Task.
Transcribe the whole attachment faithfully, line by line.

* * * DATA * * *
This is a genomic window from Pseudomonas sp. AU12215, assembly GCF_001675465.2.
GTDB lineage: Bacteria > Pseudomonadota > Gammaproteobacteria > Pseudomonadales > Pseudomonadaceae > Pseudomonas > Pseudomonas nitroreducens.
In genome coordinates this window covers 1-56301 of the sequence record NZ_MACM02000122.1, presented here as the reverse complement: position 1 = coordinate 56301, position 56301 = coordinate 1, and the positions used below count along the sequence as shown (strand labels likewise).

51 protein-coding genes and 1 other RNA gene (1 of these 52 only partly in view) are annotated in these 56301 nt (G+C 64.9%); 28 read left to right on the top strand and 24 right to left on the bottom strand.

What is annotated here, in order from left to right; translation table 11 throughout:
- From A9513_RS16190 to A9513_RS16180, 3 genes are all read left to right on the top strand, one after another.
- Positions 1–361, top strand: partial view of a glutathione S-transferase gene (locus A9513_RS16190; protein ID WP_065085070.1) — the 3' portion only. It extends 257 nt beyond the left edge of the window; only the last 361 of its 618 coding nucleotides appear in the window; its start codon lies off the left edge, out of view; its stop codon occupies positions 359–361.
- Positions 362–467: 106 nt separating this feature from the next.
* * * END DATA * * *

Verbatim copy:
This is a genomic window from Pseudomonas sp. AU12215, assembly GCF_001675465.2.
GTDB lineage: Bacteria > Pseudomonadota > Gammaproteobacteria > Pseudomonadales > Pseudomonadaceae > Pseudomonas > Pseudomonas nitroreducens.
In genome coordinates this window covers 1-56301 of the sequence record NZ_MACM02000122.1, presented here as the reverse complement: position 1 = coordinate 56301, position 56301 = coordinate 1, and the positions used below count along the sequence as shown (strand labels likewise).

51 protein-coding genes and 1 other RNA gene (1 of these 52 only partly in view) are annotated in these 56301 nt (G+C 64.9%); 28 read left to right on the top strand and 24 right to left on the bottom strand.

What is annotated here, in order from left to right; translation table 11 throughout:
- From A9513_RS16190 to A9513_RS16180, 3 genes are all read left to right on the top strand, one after another.
- Positions 1–361, top strand: partial view of a glutathione S-transferase gene (locus A9513_RS16190; protein ID WP_065085070.1) — the 3' portion only. It extends 257 nt beyond the left edge of the window; only the last 361 of its 618 coding nucleotides appear in the window; its start codon lies off the left edge, out of view; its stop codon occupies positions 359–361.
- Positions 362–467: 106 nt separating this feature from the next.